December 2013 – mainly windy – Letter to myself by Simon Evans

Letter to myself

 by Simon Evans

Goodness me, you made it. Sit down, you deserve a rest.

Let’s be clear in case of any confusion. You’re here because the illness has progressed. This letter is here to help you – DON’T THROW IT AWAY. You’ve used the information on the other letters to get here – this is the last letter.

I’m convinced you’ve made the right decision to come here. The next stage of your illness renders you ‘unrecognisable even to those closest to you’, you will experience ‘extreme mood changes, seizures, confusion and loss of memory’ followed by ‘heightened anxiety and crippling physical pain’. You are better off here. As I’m sure you’re aware after the journey you’ve just completed, it’s unlikely you’ll be found any time soon. You will miss your family but this is the preferable option – believe me.

Right, grab a beer from the fridge in the kitchen (it’s clearly labelled) and turn the heater on (it’s behind you and has instructions on it).

The room you’re in is the living room. In the trunk under the window is a laptop and loads of memory sticks. These contain photos and music and old emails I thought you might find interesting. There’s also a Kindle with as many books as I could fit on it. The plug socket is behind the trunk, the electricity supply took me ages to sort out so it had better still bloody work. I still think you should just listen to all the music from A to Z and play solitaire. The doctors recommend you keeping your mind active with puzzles and focussed with music. The sofa is AMAZING. I made it out of hay and three dressing gowns!

There is a trap door under the rug under this table; this is where you’ll find spare blankets, towels, a torch, loads of spare batteries and the first aid kit. The first aid kit is full of painkillers as well as the other usual first aid kit stuff and some experimental hallucinogens. Use the pain killers according to instructions. When you run out there is no way of getting any more. There are also outdoor clothes in here. If you decide to go out make sure you wear this stuff. The weather here has a default setting of ‘mainly windy’ and ‘bloody freezing’. However, if the weather is good it’s lovely to sit on the cliff edge. The sunsets here are to die for. When you do go out take some dried meat from the kitchen cupboard (more of this later). There are a lot of wild cats in this area. Feed them, they’re your friends. The cliff also has another use, I’m sure you can figure it out.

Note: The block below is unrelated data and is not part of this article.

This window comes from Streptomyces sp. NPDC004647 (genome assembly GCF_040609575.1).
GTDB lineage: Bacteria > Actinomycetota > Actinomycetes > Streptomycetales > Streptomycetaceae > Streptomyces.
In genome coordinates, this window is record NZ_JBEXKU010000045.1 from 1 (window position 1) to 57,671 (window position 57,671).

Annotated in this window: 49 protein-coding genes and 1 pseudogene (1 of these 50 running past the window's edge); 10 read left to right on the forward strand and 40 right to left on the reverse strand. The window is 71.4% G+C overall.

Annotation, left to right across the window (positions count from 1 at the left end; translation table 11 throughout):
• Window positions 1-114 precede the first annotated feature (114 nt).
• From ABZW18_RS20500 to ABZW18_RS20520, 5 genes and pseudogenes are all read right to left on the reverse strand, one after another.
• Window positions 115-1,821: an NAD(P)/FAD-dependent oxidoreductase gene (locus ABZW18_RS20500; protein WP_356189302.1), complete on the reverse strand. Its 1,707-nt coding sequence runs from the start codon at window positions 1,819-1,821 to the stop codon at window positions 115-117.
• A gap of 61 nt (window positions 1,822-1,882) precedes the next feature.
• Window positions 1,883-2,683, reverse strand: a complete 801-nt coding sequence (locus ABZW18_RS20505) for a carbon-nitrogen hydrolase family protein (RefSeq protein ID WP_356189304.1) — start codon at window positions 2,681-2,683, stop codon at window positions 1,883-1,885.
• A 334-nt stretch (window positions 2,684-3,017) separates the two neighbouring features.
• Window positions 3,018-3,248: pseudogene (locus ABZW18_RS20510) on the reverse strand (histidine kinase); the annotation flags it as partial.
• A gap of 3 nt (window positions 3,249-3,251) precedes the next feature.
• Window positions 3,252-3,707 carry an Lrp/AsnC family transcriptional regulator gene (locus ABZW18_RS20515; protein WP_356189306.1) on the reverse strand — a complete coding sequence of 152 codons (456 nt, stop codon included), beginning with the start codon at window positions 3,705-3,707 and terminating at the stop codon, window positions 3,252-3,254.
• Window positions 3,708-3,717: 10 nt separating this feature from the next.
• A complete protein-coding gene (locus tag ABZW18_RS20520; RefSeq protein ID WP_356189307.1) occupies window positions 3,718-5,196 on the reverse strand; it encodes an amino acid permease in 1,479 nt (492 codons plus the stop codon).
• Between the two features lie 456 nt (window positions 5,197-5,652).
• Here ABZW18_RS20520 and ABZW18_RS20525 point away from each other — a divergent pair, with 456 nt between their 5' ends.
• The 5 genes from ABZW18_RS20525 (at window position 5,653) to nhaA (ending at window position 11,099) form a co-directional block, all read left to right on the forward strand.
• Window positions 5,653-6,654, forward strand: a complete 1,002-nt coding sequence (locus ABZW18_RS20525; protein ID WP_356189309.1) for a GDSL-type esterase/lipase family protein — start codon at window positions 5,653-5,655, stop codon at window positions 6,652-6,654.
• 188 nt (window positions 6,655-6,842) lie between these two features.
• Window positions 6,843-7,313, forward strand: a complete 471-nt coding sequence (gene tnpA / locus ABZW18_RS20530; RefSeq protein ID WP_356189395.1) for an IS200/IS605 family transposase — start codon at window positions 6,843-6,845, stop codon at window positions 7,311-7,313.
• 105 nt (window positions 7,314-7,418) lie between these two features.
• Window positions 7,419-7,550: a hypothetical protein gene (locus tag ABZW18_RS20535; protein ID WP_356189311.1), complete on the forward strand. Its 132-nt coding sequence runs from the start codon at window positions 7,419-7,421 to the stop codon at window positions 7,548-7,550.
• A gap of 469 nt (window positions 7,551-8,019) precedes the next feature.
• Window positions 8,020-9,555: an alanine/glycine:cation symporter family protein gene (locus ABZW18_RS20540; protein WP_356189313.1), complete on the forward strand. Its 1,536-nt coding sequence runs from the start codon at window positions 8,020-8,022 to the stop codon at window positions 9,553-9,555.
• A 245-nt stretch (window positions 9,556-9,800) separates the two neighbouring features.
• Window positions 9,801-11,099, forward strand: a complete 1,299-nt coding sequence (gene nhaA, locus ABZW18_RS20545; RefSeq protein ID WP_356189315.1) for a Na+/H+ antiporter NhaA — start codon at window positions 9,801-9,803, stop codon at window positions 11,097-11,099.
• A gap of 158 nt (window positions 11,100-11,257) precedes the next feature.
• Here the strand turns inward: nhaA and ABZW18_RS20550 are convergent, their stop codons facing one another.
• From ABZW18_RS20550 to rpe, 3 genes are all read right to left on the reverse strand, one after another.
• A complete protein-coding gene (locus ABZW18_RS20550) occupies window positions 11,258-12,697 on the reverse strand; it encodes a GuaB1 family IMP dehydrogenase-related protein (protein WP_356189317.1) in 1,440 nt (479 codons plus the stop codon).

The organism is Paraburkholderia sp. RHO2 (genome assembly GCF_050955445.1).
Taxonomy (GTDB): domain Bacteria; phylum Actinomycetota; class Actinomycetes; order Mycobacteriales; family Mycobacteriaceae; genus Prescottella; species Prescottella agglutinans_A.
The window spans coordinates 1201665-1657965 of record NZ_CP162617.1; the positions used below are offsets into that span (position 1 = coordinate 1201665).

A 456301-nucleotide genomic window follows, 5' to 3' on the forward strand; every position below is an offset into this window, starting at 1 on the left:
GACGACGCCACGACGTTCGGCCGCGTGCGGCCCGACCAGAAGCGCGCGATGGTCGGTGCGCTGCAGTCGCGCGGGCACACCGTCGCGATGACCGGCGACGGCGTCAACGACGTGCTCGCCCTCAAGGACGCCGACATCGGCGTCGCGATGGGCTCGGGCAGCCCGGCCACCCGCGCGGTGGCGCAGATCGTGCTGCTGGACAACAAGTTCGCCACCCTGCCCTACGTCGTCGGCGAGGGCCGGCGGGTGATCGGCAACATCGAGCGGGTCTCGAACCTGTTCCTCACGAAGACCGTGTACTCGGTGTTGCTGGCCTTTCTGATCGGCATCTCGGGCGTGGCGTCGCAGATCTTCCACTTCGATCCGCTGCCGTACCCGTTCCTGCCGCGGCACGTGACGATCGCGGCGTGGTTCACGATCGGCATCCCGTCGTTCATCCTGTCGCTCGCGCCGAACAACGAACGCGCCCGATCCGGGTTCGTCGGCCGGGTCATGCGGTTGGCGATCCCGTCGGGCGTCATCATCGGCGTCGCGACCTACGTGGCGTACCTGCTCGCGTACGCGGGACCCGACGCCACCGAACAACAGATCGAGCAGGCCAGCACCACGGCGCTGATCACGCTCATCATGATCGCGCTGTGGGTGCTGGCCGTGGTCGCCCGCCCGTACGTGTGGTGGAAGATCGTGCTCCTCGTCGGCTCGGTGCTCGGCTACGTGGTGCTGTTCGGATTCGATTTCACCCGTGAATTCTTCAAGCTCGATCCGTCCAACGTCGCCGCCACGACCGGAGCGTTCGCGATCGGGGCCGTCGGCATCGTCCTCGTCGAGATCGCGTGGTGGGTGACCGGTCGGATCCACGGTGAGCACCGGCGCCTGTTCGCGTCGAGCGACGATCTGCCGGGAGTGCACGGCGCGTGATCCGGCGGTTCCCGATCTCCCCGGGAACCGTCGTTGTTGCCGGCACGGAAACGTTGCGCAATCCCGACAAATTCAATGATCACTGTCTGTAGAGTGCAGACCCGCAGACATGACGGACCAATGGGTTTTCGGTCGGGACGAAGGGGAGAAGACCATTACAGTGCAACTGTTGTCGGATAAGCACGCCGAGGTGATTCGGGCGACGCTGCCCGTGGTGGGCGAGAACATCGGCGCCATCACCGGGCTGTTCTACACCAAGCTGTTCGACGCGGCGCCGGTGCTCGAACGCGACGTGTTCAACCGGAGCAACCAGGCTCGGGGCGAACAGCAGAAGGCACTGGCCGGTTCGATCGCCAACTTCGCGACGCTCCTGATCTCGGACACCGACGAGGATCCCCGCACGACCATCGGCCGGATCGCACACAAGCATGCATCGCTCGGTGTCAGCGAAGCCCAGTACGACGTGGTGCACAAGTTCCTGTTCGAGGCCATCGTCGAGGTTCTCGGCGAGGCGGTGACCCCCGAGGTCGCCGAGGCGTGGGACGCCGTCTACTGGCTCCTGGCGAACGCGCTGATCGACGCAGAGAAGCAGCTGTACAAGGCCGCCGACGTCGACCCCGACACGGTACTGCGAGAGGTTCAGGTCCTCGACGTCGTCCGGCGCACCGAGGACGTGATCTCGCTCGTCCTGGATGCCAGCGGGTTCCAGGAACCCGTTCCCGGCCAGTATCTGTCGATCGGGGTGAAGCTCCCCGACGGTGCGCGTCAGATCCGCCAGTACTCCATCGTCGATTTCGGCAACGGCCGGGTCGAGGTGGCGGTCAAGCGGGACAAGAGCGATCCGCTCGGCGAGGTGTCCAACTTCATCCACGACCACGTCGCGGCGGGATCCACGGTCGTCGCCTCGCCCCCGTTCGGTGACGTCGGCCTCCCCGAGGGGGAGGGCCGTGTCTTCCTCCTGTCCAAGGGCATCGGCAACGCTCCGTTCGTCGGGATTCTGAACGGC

If you pull aside the blue floral curtain on the wall on your right you’ll find a door. This leads to another storage area. It’s a kind of shed annex. It’s insulated by toilet rolls which you should use sparingly. In here you’ll find spare gas bottles (again, clearly labelled). Also in here there are spare tin openers and other tools (not that you’ve ever known what you’re doing with them but I live in hope).

The kitchen is to the left of where you’re sitting. The cupboards couldn’t be fuller. I hope you still like All Day Breakfast in a can, macaroni cheese and baked beans. There’s also rice pudding and canned fruit. If you run out you’ll find a spade in the shed annex. Under the water butt to the left of the front door I’ve buried loads more food.

The water from the tap is incredibly pure – it’s good for you – try to have eight cups a day. If the tap freezes use the bottled stuff. If you stand on the chair you’re currently sitting on in the middle of the kitchen you can reach the hatch in the ceiling. This is where the bottled water and booze supply is (again it’s insulated with toilet rolls – use these if you get desperate). The oven is fairly self-explanatory but there are instructions stuck on it anyway.

If you go through the door to the right of the oven you’ll find the bedroom. The bed is made of bedding. There are several duvets and loads of pillows and sheets and blankets. Once the bedding is dirty just stuff it in the walls in the shed annex for extra insulation and to fill the space left by the toilet rolls you’ve used. The bed will get gradually smaller but I doubt you’ll be here for too long.

The toilet can be found through the door in the bedroom. It is basically just a massive hole with a manhole cover but the view through the porthole over the sea is breath taking.

Fitting a shower was a bit beyond me but please keep clean, have some dignity. Back in the bedroom there is a small wooden chest with a lot of soap in it. You will also find mouth wash and other assorted toiletries from hotels. I reckon you should just use the water from the water butt and scrub yourself every morning but you might find a better way.

Overwhelmed by the need to be with my family, I stop reading and ball the letter to myself as tight as I can. I can’t remember writing it. Where am I? I need to find my way home. It really hurts.


3 thoughts on “December 2013 – mainly windy – Letter to myself by Simon Evans

  1. What a great read. I simply couldn’t put it down. Mind you, it was pretty short (which is of course the general idea). It left me gasping for more.

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